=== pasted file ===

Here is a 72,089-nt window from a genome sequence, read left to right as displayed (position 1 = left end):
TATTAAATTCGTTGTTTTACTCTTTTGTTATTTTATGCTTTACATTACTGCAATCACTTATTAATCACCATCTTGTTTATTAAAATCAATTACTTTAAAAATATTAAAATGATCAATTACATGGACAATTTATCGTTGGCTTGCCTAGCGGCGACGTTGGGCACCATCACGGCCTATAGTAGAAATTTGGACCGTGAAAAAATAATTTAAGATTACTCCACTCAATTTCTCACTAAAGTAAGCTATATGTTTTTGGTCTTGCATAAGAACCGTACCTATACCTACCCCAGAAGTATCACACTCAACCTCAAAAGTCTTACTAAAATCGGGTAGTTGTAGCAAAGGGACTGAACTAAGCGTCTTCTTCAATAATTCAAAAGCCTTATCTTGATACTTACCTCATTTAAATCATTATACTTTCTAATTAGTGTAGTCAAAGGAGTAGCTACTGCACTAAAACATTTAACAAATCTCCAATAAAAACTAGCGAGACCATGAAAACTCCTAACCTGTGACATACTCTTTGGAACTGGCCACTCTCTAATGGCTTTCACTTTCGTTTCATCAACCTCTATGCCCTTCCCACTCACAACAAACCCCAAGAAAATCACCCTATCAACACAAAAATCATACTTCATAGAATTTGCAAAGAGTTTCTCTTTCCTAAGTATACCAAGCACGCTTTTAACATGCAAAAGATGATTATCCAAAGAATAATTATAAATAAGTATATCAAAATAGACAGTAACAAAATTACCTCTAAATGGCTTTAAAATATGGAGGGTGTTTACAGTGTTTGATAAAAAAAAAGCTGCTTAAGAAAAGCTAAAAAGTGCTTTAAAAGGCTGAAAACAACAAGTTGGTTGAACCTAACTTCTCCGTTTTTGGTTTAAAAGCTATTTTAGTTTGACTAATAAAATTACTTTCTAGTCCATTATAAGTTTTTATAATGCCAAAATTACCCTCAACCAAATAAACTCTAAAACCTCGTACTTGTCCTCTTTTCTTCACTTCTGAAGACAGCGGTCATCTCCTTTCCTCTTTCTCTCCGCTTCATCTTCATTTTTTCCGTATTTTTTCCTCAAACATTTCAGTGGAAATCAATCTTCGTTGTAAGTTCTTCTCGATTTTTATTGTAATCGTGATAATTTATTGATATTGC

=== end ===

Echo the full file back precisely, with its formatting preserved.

Here is a 72,089-nt window from a genome sequence, read left to right as displayed (position 1 = left end):
TATTAAATTCGTTGTTTTACTCTTTTGTTATTTTATGCTTTACATTACTGCAATCACTTATTAATCACCATCTTGTTTATTAAAATCAATTACTTTAAAAATATTAAAATGATCAATTACATGGACAATTTATCGTTGGCTTGCCTAGCGGCGACGTTGGGCACCATCACGGCCTATAGTAGAAATTTGGACCGTGAAAAAATAATTTAAGATTACTCCACTCAATTTCTCACTAAAGTAAGCTATATGTTTTTGGTCTTGCATAAGAACCGTACCTATACCTACCCCAGAAGTATCACACTCAACCTCAAAAGTCTTACTAAAATCGGGTAGTTGTAGCAAAGGGACTGAACTAAGCGTCTTCTTCAATAATTCAAAAGCCTTATCTTGATACTTACCTCATTTAAATCATTATACTTTCTAATTAGTGTAGTCAAAGGAGTAGCTACTGCACTAAAACATTTAACAAATCTCCAATAAAAACTAGCGAGACCATGAAAACTCCTAACCTGTGACATACTCTTTGGAACTGGCCACTCTCTAATGGCTTTCACTTTCGTTTCATCAACCTCTATGCCCTTCCCACTCACAACAAACCCCAAGAAAATCACCCTATCAACACAAAAATCATACTTCATAGAATTTGCAAAGAGTTTCTCTTTCCTAAGTATACCAAGCACGCTTTTAACATGCAAAAGATGATTATCCAAAGAATAATTATAAATAAGTATATCAAAATAGACAGTAACAAAATTACCTCTAAATGGCTTTAAAATATGGAGGGTGTTTACAGTGTTTGATAAAAAAAAAGCTGCTTAAGAAAAGCTAAAAAGTGCTTTAAAAGGCTGAAAACAACAAGTTGGTTGAACCTAACTTCTCCGTTTTTGGTTTAAAAGCTATTTTAGTTTGACTAATAAAATTACTTTCTAGTCCATTATAAGTTTTTATAATGCCAAAATTACCCTCAACCAAATAAACTCTAAAACCTCGTACTTGTCCTCTTTTCTTCACTTCTGAAGACAGCGGTCATCTCCTTTCCTCTTTCTCTCCGCTTCATCTTCATTTTTTCCGTATTTTTTCCTCAAACATTTCAGTGGAAATCAATCTTCGTTGTAAGTTCTTCTCGATTTTTATTGTAATCGTGATAATTTATTGATATTGC